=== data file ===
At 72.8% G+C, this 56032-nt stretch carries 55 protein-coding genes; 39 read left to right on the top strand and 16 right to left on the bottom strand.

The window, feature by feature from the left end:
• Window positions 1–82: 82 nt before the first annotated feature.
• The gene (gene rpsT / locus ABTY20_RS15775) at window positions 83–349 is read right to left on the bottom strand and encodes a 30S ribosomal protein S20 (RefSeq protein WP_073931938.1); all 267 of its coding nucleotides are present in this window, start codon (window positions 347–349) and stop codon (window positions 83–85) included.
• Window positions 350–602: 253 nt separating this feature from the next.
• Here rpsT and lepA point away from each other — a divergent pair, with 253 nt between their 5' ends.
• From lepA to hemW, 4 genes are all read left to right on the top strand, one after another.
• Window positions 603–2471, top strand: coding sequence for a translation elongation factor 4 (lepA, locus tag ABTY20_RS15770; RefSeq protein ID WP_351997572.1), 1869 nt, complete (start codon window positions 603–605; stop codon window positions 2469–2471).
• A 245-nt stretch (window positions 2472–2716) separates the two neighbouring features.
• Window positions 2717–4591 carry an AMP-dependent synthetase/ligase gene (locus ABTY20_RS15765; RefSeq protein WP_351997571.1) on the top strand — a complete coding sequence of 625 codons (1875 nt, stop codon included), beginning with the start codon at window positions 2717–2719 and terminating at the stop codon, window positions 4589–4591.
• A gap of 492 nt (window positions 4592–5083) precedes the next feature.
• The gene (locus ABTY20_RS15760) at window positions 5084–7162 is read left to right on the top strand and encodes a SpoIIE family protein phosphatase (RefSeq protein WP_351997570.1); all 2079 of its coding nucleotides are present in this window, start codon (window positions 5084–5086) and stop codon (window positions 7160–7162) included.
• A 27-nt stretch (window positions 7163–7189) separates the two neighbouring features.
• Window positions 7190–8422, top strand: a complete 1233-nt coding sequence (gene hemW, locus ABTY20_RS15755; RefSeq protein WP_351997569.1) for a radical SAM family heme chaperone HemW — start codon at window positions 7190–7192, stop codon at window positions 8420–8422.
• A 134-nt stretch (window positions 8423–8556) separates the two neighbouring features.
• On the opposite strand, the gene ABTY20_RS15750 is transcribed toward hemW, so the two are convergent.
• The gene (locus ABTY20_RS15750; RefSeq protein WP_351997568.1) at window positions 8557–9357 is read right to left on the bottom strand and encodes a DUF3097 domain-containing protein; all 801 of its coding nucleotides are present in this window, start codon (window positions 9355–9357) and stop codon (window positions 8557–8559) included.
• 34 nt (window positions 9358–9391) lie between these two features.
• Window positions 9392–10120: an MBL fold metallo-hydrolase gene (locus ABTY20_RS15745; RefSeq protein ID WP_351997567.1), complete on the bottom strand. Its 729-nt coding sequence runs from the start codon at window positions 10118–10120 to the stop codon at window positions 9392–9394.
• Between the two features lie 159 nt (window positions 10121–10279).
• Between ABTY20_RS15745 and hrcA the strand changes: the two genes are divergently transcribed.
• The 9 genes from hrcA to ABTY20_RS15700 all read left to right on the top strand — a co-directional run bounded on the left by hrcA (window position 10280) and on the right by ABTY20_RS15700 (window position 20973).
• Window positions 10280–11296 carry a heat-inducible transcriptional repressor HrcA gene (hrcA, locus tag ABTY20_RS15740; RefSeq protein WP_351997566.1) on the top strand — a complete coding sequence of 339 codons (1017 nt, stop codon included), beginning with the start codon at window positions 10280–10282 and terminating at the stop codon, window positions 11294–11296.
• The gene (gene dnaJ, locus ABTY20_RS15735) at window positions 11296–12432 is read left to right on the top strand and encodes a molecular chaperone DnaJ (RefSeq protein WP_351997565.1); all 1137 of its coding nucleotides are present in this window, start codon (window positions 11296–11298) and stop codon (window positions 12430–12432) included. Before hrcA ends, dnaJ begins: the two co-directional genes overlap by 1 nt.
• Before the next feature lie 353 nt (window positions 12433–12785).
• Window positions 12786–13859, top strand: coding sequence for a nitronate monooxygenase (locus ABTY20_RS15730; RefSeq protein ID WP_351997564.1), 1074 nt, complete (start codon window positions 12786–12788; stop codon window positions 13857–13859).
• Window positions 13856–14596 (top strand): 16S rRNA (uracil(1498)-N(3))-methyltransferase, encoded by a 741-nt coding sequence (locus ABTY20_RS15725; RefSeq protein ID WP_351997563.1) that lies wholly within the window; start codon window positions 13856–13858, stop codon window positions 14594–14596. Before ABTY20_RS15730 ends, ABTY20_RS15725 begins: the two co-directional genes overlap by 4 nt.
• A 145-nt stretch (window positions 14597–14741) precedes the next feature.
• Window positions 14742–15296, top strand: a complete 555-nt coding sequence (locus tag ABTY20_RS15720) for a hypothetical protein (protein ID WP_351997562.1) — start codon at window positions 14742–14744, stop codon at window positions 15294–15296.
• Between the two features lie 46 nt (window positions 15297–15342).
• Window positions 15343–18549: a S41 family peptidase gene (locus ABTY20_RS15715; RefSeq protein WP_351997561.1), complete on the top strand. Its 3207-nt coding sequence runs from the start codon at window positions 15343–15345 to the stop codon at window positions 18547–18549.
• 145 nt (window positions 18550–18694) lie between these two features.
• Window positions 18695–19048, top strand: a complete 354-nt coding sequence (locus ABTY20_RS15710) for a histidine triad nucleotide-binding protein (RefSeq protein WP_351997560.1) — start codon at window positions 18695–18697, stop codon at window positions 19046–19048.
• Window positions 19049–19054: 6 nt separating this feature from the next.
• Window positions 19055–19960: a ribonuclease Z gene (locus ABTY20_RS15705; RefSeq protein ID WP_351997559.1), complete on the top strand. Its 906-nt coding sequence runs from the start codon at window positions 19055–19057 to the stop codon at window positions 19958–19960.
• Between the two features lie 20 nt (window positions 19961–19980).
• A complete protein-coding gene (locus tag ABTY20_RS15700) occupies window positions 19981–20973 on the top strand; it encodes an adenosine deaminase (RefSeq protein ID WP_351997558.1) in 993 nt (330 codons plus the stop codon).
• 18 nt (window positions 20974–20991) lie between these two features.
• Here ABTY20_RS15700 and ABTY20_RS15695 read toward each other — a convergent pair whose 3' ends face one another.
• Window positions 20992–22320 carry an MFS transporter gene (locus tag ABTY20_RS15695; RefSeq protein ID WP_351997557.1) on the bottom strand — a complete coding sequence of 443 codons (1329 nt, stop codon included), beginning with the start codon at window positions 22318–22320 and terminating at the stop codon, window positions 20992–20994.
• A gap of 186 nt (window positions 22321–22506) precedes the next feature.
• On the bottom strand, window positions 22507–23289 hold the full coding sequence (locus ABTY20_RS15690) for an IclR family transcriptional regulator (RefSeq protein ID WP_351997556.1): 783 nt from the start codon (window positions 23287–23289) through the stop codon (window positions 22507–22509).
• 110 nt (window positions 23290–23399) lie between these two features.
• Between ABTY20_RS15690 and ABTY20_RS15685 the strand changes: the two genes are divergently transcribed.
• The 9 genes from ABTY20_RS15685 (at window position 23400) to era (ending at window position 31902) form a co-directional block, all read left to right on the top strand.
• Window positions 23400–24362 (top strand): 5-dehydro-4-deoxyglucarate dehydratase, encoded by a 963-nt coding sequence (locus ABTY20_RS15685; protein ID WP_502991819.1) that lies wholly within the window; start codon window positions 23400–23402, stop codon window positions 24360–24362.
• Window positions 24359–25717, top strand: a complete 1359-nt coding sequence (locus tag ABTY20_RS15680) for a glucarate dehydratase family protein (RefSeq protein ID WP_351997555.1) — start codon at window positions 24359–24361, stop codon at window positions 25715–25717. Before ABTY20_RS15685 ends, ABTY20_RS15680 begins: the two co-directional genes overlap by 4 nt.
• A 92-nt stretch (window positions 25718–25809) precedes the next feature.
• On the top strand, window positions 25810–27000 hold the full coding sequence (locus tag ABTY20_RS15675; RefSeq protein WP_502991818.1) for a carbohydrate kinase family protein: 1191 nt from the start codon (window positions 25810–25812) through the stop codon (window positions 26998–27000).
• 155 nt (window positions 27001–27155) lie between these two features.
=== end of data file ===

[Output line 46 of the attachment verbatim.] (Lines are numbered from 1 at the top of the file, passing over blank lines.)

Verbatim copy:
• Window positions 23400–24362 (top strand): 5-dehydro-4-deoxyglucarate dehydratase, encoded by a 963-nt coding sequence (locus ABTY20_RS15685; protein ID WP_502991819.1) that lies wholly within the window; start codon window positions 23400–23402, stop codon window positions 24360–24362.